My high schooler is currently working on a Civics Literacy project in which she is tasked with creating a summary of candidates running for office and including relevant information about their platforms. Citing her resources for the information is important – she knows that if the information purports to “come from her own brain,” the credibility of the underlying information is shaky at best, but if the information comes from a reputable resource, then the likelihood that the information is reliable skyrockets. In turn, her audience (the teacher) is more likely to “believe” what she has presented (which often translates to a good grade). As attorneys, we apply this concept in our practices daily, whether we are drafting a motion to suppress or arguing dispositional factors. We know that there is a difference between binding authority and persuasive authority and that there is a difference between a lay person’s opinion and scientific data. We know these differences make an impact on our audience, the judge, and can change the outcome in court for our clients. Today’s post highlights another tool to add to your arsenal as defenders who understand the importance of making arguments supported by scientific data.
The Center for Law, Brain & Behavior at Massachusetts General Hospital released a White Paper detailing the science and data of developmental neuroscience and related developmental research as applied in the context of juvenile justice as well as adult criminal justice systems:
Research in neuroscience, psychology, and law has contributed to an evolving understanding of both behavioral and brain development during adolescence. This contemporary research has direct implications for juvenile justice policy and practice. This White Paper assembles and synthesizes both foundational and recent scientific developments to provide an updated overview of the science of late adolescence. (Internal citations omitted)
The paper is organized in a manner that front-line defenders can easily understand and allows them to use the information and data quickly and effectively: “The Miller factors […] serve as a framework for organizing and explaining this research and as a means for accounting for the hallmarks of youthful immaturity, the circumstances of their offenses, and their greater prospects for self-desistence with maturation alone or with the support of empirically-based interventions.” The paper has four main sections: Miller Factor 1: Immaturity, Impetuosity, Risk-Taking; Miller Factors 2 and 3: Family and Home, Peer Influence; Miller Factor 4: Understanding Legal Proceedings; and Miller Factor 5: Greater Potential for Rehabilitation.
Notably, the paper also includes a robust appendix that provides a foundational “Introduction to Middle and Late Adolescent Brain Development,” including a discussion of fundamentals, emotional influences, learning and reward systems, and social influences.
Here is an isolated excerpt from the “Miller Factors 2 and 3: Family and Home, Peer Influence section of the paper:
A large-scale study of individuals ages 3–20 found that cortical development is also influenced by parental education and family income.108 Adolescents from disadvantaged backgrounds have less cortical surface area in regions important for language, memory, and executive function. These differences in the brain could account for why underprivileged youth as a group exhibit worse cognitive performance than peers from high-resource backgrounds. Socioeconomic status also relates to differences in functional recruitment of the prefrontal cortex during tasks testing executive function.109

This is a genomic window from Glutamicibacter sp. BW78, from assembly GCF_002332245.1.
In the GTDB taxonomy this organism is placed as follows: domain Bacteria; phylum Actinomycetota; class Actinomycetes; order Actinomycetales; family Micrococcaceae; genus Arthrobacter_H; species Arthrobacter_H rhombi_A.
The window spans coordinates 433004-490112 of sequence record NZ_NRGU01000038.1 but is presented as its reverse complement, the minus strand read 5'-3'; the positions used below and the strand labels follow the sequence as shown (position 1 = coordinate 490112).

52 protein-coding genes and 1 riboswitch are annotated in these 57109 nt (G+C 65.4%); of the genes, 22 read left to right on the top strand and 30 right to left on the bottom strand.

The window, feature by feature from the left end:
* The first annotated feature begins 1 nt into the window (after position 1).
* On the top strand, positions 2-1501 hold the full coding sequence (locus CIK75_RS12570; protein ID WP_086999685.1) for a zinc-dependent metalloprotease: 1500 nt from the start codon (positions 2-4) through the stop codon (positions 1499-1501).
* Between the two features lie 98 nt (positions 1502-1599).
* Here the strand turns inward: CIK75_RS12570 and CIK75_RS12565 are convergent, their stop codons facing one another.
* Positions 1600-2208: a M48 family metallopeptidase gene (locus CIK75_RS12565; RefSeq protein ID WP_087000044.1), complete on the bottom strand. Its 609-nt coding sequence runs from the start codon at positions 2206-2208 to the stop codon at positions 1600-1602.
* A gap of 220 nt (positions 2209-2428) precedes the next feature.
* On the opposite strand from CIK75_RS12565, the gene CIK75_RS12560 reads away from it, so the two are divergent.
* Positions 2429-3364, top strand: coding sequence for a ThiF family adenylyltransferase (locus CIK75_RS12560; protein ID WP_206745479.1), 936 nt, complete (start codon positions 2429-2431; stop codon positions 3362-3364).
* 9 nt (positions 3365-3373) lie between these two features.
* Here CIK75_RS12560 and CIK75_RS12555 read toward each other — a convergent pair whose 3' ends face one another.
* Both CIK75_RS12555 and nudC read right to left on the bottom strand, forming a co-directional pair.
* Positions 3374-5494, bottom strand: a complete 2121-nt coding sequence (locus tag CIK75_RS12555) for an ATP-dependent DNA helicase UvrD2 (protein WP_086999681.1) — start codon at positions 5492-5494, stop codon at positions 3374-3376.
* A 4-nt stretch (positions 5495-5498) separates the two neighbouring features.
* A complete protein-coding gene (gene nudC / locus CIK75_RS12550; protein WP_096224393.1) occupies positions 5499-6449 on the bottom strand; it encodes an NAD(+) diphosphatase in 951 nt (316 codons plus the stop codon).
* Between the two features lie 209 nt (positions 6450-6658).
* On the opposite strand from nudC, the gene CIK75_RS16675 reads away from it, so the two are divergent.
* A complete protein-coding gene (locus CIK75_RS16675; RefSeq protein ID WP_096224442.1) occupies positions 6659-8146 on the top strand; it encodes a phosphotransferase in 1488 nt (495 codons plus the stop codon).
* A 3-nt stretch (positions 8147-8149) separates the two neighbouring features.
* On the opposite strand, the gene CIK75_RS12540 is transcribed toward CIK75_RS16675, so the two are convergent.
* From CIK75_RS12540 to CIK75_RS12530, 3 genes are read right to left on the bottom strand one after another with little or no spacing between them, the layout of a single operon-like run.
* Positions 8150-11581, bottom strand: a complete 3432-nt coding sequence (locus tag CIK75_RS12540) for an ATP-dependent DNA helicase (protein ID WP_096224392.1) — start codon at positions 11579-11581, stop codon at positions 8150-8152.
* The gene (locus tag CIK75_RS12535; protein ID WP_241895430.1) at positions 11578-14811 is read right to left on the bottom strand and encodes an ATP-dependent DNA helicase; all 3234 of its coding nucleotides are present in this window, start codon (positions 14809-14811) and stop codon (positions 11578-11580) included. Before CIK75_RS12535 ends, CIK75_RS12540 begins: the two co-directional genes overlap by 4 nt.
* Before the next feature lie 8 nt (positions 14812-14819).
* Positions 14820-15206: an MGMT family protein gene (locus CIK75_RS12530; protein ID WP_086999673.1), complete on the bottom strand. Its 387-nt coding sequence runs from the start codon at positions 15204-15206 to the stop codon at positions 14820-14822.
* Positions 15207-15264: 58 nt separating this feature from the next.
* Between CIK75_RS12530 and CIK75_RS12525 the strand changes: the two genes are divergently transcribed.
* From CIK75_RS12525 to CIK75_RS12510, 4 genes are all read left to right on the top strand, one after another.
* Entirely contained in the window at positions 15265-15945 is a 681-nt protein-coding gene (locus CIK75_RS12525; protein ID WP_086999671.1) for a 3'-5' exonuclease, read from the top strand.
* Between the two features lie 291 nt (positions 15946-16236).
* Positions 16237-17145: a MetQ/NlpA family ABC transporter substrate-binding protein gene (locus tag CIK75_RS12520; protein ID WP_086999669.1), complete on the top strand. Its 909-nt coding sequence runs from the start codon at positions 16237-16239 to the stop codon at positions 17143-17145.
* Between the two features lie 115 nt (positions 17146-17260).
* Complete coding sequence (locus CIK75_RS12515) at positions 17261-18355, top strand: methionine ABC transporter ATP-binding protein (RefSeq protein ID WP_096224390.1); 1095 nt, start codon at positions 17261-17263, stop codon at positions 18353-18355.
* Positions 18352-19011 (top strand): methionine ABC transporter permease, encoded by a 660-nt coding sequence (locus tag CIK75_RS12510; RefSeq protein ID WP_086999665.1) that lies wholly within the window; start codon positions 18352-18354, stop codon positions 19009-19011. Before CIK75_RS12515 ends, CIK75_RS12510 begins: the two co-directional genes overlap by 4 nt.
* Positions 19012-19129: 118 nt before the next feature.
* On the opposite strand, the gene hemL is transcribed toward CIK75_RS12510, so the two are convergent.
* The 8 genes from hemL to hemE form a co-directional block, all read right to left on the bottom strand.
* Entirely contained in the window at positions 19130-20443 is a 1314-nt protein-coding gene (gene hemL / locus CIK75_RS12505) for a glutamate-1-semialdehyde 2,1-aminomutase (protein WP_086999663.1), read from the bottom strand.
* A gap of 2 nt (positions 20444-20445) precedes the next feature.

108 Kimberly Noble et al, Family Income, Parental Education and Brain Structure in Children and Adolescents, 18 Nat. Neurosci. 773 (2015).
109 Emily Merz et al, Socioeconomic Inequality and the Developing Brain: Spotlight on Language and Executive Function, 13 Child Development Persp. 15 (2019).
As you can see, even in the single paragraph taken out of the context of the remainder of the section, there is a wealth of data and information you can use as a defender when advocating for your young clients. If you’re working with a forensic psychologist, the information in this white paper can help you to have a more meaningful conversation with your expert about their findings regarding your client. Or maybe you ask the opposing counsel’s expert some questions based on the information in the White Paper: “Doctor, isn’t it true that the presence of adults can reduce risky decision-making for late adolescents?” (See page 25 of the White Paper for the answer and the citation to the research.) “And in this case, you have no information that any adults were ever around this group of children?” (You can see where I might be going with that one!)
I hope that somewhere in the 62 pages of wealth and information that is CLBB’s White Paper on the Science of Late Adolescence: A Guide for Judges, Attorneys, and Policy Makers, you find the nugget of gold (or gold mine) of information and data that you can use to convince your judges to make decisions based on the science and data supporting the development of our young clients.
Access the White Paper here:
Written by Burcu Hensley, Assistant Juvenile Defender with the Office of the Juvenile Defender. She received her Juris Doctor degree from the Campbell University Norman Adrian Wiggins School of Law in 2012 and was admitted to the North Carolina State Bar the same year. She quickly narrowed the scope of her practice to solely criminal defense work, starting with the representation of adult clients, and joined the state Juvenile Defender’s office as a contract attorney in 2016, and joined OJD as an Assistant Juvenile Defender in September 2021.